Intricate beading, embroidery, how to create certain architectural decorations and details, lantern-making, porcelain manufacture…one by one these skills and crafts, for centuries prided by the Peranakan…were dying out. People no longer had the time, the money, the patience, or the interest to take up trades and crafts which took a lifetime to learn, and which was appreciated by an ever-dwindling pool of people. Many elements of Peranakan culture did not survive the war, and today, fewer and fewer people take up the crafts and occupations of their forefathers.
The Peranakan Today
The hell of the Japanese occupation forced the Peranakan to spread out around the world. The inadequacies of the British defenses in Malaya and Singapore had shown the ‘native populations’ that they could not rely on Europeans for their survival and protection. The Peranakan families which stayed in the Malay states or Singapore gradually melted back into mainstream society, away from the heightened perch which they had enjoyed under the British as ‘the king’s Chinese’.
That said – there is an increasing interest in the Peranakan in the 21st century. More women are interested in Sarong-Kebaya outfits, old townhouses and shophouse are being restored, or turned into Peranakan museums. Collecting Peranakan jewelry, porcelain, beaded goods and other handicrafts is slowly increasing.
The sheer rarity of the Peranakan culture, and the people who made it possible, is what is driving up interest in this once prominent ethnic group. The fact that people can’t find out as much about the Peranakan as they’d like to, is part of the reason why so may people are interested – it’s the mystery of the unknown.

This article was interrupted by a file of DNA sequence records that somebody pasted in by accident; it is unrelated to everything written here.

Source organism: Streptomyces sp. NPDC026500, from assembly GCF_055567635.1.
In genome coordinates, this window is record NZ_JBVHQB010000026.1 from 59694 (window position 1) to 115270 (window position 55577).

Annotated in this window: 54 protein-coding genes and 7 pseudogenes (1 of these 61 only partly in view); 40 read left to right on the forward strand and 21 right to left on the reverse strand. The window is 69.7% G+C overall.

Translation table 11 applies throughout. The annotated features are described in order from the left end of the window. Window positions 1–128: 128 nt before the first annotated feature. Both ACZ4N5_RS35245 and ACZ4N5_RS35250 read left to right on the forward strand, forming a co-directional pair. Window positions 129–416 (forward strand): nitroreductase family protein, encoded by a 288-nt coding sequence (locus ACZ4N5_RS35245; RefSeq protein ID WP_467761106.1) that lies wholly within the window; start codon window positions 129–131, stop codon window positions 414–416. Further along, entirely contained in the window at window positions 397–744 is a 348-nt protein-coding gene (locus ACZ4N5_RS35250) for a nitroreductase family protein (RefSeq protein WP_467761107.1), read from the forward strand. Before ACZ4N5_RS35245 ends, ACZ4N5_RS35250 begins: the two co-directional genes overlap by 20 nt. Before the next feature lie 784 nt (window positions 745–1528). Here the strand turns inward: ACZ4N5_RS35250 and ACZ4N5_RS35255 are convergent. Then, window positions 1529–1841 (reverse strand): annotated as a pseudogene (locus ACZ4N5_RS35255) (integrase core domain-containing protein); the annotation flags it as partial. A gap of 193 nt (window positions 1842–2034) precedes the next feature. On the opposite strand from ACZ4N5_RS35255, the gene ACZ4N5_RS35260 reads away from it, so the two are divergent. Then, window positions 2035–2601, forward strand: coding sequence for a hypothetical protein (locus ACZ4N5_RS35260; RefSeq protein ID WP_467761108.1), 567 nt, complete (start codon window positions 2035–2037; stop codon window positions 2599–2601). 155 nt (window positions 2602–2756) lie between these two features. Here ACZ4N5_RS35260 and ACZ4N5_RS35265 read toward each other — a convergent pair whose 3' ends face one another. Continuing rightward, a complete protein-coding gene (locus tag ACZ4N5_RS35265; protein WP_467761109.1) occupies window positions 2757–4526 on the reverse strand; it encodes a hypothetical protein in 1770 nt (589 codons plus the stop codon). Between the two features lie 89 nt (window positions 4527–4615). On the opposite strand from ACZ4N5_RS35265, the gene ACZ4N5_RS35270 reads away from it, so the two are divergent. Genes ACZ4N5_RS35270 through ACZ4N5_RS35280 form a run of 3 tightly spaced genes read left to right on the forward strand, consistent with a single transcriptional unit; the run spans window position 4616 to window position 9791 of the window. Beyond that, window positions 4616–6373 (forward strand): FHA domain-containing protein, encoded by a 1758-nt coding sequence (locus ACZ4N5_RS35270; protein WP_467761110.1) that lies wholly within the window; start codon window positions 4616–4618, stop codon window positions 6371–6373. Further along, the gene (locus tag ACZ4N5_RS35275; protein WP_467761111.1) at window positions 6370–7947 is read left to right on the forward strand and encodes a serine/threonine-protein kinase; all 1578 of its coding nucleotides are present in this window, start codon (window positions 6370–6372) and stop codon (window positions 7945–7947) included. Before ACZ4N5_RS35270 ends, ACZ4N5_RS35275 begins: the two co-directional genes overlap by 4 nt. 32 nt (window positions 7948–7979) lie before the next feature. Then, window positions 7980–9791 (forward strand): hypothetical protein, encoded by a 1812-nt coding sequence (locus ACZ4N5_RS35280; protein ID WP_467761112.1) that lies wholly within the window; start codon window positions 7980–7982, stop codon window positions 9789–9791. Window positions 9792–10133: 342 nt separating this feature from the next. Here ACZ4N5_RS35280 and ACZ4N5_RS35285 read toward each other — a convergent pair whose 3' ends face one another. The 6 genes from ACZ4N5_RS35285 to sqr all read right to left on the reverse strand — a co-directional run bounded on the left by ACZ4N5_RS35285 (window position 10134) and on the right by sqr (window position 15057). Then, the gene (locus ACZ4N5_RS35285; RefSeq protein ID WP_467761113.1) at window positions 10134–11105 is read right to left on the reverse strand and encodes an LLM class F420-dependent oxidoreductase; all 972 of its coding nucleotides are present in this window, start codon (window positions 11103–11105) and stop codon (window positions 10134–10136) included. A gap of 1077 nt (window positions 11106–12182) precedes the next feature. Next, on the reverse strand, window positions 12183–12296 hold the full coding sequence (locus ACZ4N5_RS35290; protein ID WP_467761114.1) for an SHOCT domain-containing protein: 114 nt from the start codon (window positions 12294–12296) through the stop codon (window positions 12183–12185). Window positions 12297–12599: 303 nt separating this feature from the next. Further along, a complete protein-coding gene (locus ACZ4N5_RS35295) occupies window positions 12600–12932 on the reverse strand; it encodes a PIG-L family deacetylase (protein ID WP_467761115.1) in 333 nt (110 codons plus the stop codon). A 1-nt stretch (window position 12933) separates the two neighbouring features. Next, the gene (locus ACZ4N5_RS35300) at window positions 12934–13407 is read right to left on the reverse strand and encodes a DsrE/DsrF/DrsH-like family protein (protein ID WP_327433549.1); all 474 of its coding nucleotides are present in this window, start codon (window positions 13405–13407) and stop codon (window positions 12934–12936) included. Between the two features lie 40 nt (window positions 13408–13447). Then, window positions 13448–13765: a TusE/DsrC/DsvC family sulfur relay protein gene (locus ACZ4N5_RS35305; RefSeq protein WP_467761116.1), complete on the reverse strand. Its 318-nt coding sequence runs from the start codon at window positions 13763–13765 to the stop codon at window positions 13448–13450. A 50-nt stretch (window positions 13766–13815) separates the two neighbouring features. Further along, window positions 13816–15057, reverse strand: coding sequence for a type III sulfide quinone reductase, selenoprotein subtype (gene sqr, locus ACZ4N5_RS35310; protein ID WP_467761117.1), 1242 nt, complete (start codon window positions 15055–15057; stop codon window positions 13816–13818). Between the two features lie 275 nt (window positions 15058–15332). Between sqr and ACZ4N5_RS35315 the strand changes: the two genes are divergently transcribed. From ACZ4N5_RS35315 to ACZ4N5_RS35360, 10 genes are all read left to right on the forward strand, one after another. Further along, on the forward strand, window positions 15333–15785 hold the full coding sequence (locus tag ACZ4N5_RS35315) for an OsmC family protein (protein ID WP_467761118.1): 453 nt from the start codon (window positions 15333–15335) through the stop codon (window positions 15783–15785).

Today, many people with Peranakan roots are trying to revive their lost culture. All over the world, from Singapore, to Malaysia, to Australia, to even further afield – even the United States!…there are Peranakan or Straits Chinese associations, clubs and societies, where people with Peranakan heritage can meet and exchange information.
There’s also been a resurgence in interest in Peranakan crafts such as beadwork and porcelain, and some jewelry firms have started making traditional Peranakan jewelry (such as the Kerongsang) for commercial sale. Peranakan antiques are rising significantly in value as people learn to appreciate their cultural and historical significance.
That said – the one thing about Peranakan culture that has never really gone away is traditional nyonya cuisine – Peranakan food! Restaurants serving traditional Peranakan food have popped up all over Singapore, Malaysia, and Australia in the past few years…there used to be one down the road from my house!
In finishing, I would like to dedicate this article to the memory of my grandmother – Bertha Fu Kui Yok (1914-2011), her mother, my great-grandmother, Leong Ah-Hiong (ca. 1885-1984), and to their family, whose lives inspired the creation of this article.
Where can I Find out about the Peranakan?
Due to the small geographic area which they lived in, the Peranakan can be tricky to find information about. However, excellent museums and restored historic houses do exist in Malacca, Penang and Singapore. Peranakan associations and clubs exist wherever large numbers of Peranakan tend to congregate – especially in Malaysia, Singapore and Indonesia.
Thanks to the various members of my extended family for their assistance with this article! Thanks to…
…Cousin Joyce, for her help with betel nuts!
…Uncle Charles, and other relatives, for the family photographs!
…Aunty Sylvia, for providing information on the Peranakan, and signed copies of her books on Peranakan paintings!
…Cousin Carolyn, for her help with nyonya cuisine!
Thanks also, to the wonderful volunteers at the Peranakan Museum, on Armenian Street, Singapore, and to the incredible Peranakan Mansion, in George Town, Penang. Without these two incredible institutions, it would’ve been impossible for me to photograph so many Peranakan items in one place!